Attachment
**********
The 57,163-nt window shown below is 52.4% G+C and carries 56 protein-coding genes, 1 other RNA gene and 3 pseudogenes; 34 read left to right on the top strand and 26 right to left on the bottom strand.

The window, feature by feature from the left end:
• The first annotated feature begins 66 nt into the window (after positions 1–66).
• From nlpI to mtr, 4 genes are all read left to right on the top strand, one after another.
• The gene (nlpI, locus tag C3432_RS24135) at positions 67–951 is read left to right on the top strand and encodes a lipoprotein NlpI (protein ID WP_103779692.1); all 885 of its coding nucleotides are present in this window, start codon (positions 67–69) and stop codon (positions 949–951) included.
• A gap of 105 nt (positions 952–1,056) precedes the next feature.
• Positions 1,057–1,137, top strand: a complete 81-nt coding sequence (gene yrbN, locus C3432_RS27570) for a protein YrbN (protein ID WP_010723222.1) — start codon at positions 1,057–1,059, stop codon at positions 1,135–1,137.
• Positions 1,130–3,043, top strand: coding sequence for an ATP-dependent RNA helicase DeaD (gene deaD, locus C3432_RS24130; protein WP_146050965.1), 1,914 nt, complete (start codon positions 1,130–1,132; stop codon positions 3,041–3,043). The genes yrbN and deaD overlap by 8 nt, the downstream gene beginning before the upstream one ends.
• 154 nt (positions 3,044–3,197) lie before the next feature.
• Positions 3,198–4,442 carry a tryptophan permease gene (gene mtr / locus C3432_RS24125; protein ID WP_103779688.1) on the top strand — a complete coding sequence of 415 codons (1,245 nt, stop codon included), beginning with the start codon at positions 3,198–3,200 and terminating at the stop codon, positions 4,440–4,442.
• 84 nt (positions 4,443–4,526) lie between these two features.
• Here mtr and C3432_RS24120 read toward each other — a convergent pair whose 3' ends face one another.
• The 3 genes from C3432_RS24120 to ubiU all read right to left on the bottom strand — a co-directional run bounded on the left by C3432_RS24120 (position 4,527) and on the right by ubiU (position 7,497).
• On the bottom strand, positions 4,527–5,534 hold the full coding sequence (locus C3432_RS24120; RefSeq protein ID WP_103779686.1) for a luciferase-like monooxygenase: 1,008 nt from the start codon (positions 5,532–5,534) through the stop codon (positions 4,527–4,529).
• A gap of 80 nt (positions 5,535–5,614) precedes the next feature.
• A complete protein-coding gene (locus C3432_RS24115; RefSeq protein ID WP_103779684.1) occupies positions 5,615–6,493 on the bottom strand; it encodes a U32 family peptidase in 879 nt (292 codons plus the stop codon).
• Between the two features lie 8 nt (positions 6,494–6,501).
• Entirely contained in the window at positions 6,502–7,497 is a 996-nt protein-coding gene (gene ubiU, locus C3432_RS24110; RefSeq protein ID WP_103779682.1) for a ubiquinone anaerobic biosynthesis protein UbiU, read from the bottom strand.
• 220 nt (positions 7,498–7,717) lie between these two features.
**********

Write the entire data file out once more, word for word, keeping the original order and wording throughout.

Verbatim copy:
The 57,163-nt window shown below is 52.4% G+C and carries 56 protein-coding genes, 1 other RNA gene and 3 pseudogenes; 34 read left to right on the top strand and 26 right to left on the bottom strand.

The window, feature by feature from the left end:
• The first annotated feature begins 66 nt into the window (after positions 1–66).
• From nlpI to mtr, 4 genes are all read left to right on the top strand, one after another.
• The gene (nlpI, locus tag C3432_RS24135) at positions 67–951 is read left to right on the top strand and encodes a lipoprotein NlpI (protein ID WP_103779692.1); all 885 of its coding nucleotides are present in this window, start codon (positions 67–69) and stop codon (positions 949–951) included.
• A gap of 105 nt (positions 952–1,056) precedes the next feature.
• Positions 1,057–1,137, top strand: a complete 81-nt coding sequence (gene yrbN, locus C3432_RS27570) for a protein YrbN (protein ID WP_010723222.1) — start codon at positions 1,057–1,059, stop codon at positions 1,135–1,137.
• Positions 1,130–3,043, top strand: coding sequence for an ATP-dependent RNA helicase DeaD (gene deaD, locus C3432_RS24130; protein WP_146050965.1), 1,914 nt, complete (start codon positions 1,130–1,132; stop codon positions 3,041–3,043). The genes yrbN and deaD overlap by 8 nt, the downstream gene beginning before the upstream one ends.
• 154 nt (positions 3,044–3,197) lie before the next feature.
• Positions 3,198–4,442 carry a tryptophan permease gene (gene mtr / locus C3432_RS24125; protein ID WP_103779688.1) on the top strand — a complete coding sequence of 415 codons (1,245 nt, stop codon included), beginning with the start codon at positions 3,198–3,200 and terminating at the stop codon, positions 4,440–4,442.
• 84 nt (positions 4,443–4,526) lie between these two features.
• Here mtr and C3432_RS24120 read toward each other — a convergent pair whose 3' ends face one another.
• The 3 genes from C3432_RS24120 to ubiU all read right to left on the bottom strand — a co-directional run bounded on the left by C3432_RS24120 (position 4,527) and on the right by ubiU (position 7,497).
• On the bottom strand, positions 4,527–5,534 hold the full coding sequence (locus C3432_RS24120; RefSeq protein ID WP_103779686.1) for a luciferase-like monooxygenase: 1,008 nt from the start codon (positions 5,532–5,534) through the stop codon (positions 4,527–4,529).
• A gap of 80 nt (positions 5,535–5,614) precedes the next feature.
• A complete protein-coding gene (locus C3432_RS24115; RefSeq protein ID WP_103779684.1) occupies positions 5,615–6,493 on the bottom strand; it encodes a U32 family peptidase in 879 nt (292 codons plus the stop codon).
• Between the two features lie 8 nt (positions 6,494–6,501).
• Entirely contained in the window at positions 6,502–7,497 is a 996-nt protein-coding gene (gene ubiU, locus C3432_RS24110; RefSeq protein ID WP_103779682.1) for a ubiquinone anaerobic biosynthesis protein UbiU, read from the bottom strand.
• 220 nt (positions 7,498–7,717) lie between these two features.